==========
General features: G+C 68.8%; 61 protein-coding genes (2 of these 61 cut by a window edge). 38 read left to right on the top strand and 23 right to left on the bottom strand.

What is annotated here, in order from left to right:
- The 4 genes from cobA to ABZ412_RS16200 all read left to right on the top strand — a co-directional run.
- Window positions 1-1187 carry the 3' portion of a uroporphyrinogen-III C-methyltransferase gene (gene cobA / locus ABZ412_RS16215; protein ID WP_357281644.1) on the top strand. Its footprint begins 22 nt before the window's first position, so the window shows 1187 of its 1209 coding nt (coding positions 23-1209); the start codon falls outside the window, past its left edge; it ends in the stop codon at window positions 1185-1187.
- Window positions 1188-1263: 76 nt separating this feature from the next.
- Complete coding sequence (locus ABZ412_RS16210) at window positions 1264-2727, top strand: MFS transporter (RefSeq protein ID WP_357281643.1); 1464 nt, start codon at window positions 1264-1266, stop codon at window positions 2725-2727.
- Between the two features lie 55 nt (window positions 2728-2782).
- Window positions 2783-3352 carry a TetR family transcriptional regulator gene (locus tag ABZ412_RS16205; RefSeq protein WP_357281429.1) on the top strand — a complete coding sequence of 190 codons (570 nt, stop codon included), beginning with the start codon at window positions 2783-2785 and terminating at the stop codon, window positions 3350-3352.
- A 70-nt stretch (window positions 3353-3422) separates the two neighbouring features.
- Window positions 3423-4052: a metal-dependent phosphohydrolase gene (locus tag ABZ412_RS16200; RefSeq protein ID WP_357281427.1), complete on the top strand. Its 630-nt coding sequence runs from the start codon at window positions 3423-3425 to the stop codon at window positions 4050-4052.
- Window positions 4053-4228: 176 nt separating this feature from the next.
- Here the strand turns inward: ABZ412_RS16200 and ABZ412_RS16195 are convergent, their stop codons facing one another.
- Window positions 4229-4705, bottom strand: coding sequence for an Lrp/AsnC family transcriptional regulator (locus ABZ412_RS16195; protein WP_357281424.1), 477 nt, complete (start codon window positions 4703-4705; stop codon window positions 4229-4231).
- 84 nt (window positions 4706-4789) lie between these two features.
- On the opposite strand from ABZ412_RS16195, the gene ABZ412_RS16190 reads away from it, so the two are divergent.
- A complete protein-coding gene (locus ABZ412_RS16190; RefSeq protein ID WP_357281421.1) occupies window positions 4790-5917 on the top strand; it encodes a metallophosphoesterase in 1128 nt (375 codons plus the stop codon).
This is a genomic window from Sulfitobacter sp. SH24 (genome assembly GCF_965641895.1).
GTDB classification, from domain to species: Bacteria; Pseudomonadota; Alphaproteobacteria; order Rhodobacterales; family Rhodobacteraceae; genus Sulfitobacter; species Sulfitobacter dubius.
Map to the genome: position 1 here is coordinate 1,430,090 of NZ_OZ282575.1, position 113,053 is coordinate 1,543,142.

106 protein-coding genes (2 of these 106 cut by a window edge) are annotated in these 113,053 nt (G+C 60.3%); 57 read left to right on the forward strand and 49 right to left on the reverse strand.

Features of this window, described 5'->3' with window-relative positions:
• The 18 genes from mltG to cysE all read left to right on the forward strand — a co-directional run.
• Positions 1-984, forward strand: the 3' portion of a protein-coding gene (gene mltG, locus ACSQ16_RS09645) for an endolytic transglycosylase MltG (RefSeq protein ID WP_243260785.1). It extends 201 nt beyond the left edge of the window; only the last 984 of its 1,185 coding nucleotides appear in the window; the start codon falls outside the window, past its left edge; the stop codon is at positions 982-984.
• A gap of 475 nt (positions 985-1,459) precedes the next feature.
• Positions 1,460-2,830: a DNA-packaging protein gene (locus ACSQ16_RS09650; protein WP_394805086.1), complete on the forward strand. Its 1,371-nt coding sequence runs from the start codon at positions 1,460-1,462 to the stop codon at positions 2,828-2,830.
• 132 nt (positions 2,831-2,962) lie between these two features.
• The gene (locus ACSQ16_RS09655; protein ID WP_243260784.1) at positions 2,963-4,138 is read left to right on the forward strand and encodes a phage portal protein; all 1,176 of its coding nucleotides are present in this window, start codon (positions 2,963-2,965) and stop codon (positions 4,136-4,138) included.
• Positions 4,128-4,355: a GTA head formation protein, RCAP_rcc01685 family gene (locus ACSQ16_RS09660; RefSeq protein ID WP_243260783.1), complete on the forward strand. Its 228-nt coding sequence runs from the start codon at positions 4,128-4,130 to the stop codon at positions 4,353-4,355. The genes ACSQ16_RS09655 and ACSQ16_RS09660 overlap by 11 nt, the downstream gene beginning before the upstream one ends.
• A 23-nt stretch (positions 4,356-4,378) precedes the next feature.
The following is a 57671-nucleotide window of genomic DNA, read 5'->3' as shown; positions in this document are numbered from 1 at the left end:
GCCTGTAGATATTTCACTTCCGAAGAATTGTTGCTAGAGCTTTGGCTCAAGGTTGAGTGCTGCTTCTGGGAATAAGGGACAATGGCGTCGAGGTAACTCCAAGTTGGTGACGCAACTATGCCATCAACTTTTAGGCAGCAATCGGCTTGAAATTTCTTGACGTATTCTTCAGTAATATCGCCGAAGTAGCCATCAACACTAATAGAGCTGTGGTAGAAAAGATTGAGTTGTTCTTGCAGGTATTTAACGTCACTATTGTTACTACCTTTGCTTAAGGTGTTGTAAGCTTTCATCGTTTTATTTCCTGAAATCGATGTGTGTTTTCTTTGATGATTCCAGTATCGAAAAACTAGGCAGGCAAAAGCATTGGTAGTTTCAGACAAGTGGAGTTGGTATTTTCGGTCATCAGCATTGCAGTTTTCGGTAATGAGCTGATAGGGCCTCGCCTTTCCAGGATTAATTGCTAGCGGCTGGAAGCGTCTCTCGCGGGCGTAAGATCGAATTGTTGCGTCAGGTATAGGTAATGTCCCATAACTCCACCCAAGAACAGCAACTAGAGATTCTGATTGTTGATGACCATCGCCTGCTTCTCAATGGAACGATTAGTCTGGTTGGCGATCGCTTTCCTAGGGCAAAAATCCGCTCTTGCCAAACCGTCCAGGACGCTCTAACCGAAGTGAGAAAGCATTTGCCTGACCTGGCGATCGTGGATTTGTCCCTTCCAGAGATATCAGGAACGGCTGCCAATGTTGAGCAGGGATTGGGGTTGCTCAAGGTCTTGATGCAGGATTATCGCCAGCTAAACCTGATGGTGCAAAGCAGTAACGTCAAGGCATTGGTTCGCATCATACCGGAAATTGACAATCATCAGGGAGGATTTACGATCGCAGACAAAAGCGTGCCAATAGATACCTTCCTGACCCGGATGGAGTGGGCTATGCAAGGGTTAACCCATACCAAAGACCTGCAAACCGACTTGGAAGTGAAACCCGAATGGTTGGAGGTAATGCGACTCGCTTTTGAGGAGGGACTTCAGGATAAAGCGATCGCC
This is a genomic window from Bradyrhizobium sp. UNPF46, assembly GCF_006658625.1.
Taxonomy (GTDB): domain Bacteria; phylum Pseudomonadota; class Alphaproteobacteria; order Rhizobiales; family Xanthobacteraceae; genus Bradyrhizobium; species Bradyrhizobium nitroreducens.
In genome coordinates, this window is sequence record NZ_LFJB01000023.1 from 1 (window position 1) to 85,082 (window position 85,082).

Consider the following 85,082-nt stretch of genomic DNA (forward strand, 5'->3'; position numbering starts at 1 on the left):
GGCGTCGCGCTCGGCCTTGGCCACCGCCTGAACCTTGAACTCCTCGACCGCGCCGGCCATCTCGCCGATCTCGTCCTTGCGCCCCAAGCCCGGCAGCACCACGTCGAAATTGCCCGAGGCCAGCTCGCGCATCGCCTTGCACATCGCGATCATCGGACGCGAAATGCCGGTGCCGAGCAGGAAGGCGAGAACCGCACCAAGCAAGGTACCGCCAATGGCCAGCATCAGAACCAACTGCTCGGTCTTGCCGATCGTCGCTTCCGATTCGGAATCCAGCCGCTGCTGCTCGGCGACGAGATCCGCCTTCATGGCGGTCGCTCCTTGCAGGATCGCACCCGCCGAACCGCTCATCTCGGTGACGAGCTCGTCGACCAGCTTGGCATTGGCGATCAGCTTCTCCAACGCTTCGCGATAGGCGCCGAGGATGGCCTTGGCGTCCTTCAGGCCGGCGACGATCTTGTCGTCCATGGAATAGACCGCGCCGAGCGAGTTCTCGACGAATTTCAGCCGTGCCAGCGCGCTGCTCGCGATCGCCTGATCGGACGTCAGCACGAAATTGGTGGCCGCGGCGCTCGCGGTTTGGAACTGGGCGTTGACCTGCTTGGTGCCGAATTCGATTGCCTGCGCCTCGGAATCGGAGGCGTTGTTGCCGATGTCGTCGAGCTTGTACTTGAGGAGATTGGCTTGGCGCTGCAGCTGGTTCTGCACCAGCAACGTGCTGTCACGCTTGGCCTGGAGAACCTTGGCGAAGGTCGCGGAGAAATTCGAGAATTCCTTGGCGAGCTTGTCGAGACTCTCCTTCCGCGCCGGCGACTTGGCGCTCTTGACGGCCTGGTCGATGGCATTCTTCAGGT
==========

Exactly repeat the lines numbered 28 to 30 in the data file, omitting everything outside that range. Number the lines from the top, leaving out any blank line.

• Positions 4,128-4,355: a GTA head formation protein, RCAP_rcc01685 family gene (locus ACSQ16_RS09660; RefSeq protein ID WP_243260783.1), complete on the forward strand. Its 228-nt coding sequence runs from the start codon at positions 4,128-4,130 to the stop codon at positions 4,353-4,355. The genes ACSQ16_RS09655 and ACSQ16_RS09660 overlap by 11 nt, the downstream gene beginning before the upstream one ends.
• A 23-nt stretch (positions 4,356-4,378) precedes the next feature.
The following is a 57671-nucleotide window of genomic DNA, read 5'->3' as shown; positions in this document are numbered from 1 at the left end: